Orders are exposed to other Brokers via the limit order book display which is also based on price and time priority. Time priority between Brokers is determined by the sequence in which the Brokers enter their orders onto the system ie the first Broker to enter an order at a particular price has priority at that price. Price Priority is determined in descending order of price for bids and ascending order of price for offers.

A buy order at a higher price has priority over a buy order at a lower price; similarly, a sell order at a lower price has priority over one with a higher price.

On-floor trading on the exchange

For trading to begin the Market Official must open the session to allow access by the Brokers to commence trading on the exchange. Once the session is open the Brokers can view the orders of the other Brokers. Where there are orders that can be matched against other Brokers orders the Brokers will deal with each other.

First the Broker checks the limit order book to see if any other Broker has an order to which the first Broker’s order can be matched for eg the buying Broker checks the Limit order book to see if any Broker is selling at that price. If not then the Broker enters the order on the system which allows the other Brokers to see this order on the limit order book display.

One of the Brokers may wish to deal because he has a matching order to sell or one that does not specify price but gives him discretionary power to make a match. If a Broker responds to an order on the book they are termed the responding Broker. The responding Broker prepares a trade report and passes to the initiating Broker (the Broker who put the trade on the book) – in our example this is the buying Broker to sign. The trade report with the initials of both Brokers in this case confirms the trade between the two Brokers.

The trade report is given to the Market Official who checks it thoroughly to ensure its validity and then he enters it into the system as a confirmed trade and generates a market contract. The market contract together with the details of the seller prepared by the selling Broker forms the transfer form which provides the customer with proof of ownership of shares bought.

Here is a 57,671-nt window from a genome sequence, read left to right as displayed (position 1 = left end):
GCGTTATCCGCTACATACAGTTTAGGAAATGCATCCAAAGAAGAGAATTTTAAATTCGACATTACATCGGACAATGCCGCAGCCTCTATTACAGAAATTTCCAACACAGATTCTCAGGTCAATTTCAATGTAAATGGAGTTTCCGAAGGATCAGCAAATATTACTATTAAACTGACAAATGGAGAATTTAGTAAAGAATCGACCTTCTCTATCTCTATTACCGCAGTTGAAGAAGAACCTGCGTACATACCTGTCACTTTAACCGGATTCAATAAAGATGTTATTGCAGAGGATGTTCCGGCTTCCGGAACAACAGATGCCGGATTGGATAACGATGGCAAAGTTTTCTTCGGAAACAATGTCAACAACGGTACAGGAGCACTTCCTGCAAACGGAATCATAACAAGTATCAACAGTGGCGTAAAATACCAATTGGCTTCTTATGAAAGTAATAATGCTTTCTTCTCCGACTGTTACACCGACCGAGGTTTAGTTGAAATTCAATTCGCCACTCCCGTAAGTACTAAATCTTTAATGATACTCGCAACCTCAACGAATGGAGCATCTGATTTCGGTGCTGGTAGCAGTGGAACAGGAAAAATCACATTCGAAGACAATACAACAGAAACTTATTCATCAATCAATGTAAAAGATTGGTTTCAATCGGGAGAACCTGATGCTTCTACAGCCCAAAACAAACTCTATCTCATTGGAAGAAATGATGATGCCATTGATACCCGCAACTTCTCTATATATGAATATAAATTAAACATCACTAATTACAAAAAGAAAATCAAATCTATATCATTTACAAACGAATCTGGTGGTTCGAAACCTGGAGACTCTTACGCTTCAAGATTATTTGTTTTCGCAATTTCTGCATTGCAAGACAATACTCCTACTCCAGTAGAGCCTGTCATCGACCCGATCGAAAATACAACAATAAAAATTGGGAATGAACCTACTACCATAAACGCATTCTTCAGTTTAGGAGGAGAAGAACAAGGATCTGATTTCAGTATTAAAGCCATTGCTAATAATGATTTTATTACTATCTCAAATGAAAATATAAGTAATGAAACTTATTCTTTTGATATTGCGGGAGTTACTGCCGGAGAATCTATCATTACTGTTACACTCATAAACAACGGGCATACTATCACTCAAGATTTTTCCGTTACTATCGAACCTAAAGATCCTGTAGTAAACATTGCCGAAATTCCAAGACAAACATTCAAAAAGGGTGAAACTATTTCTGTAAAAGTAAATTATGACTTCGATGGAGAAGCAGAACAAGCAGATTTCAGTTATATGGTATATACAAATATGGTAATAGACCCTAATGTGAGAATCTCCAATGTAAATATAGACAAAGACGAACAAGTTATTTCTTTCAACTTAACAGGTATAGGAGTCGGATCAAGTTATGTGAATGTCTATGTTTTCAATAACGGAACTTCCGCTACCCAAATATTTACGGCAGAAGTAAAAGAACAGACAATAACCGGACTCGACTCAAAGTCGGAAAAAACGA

Settlement of trades

Prior to the opening of the exchange transactions in securities were exclusively “client side” between investors; settlement between investors, mediated through Brokers and registrars, now that the stock exchange has begun its operations there will be transactions between members of the market and settlement will be between members of the market, “market side” settlement.

Client side settlement

Without a stock exchange settlement of transactions is either between Brokers and investors or between investors themselves with the assistance of the company secretaries or registrars. The Broker or registrar typically acts for both buyers and sellers. They collect the stock from the selling investor and pass it with a transfer form with details of both buyer and seller to the company registrar for deletion of the seller’s holding from the shareholders list, for entry of the buyer’s holding on the list and for issuance of a new certificate to the buyer. Payment arrangements are at the discretion of the Broker or registrar: typically money would be collected from the buyer in advance and a stock certificate with a transfer form would be obtained from a seller either (a) after the Broker has matched a buyer’s order with the seller or (b) on delivery of the new stock certificate by the registrar.

Market side settlement

Stock markets cannot rely on client side settlement alone because it’s too slow and investors who trade in a stock market would want to be able to sell stock that they would have bought without delay, without having to wait for certificates to be delivered.

In market side settlement the Brokers settle with one another on a settlement date determined by the market rules and in accord with the principle of delivery versus payment (stock must only be delivered when money is received or visa versa). This is why fulfilment of settlement between Brokers would require only stock transfer forms and cash but not stock certificates which will follow a different path and need only be involved in fulfilment of client side settlement.

Thus, when there is a central market the sequence of events is as follows: client gives order to broker with cash or stock; broker executes order with another broker in the market, brokers settle between themselves on settlement day, brokers settle with their clients thereafter.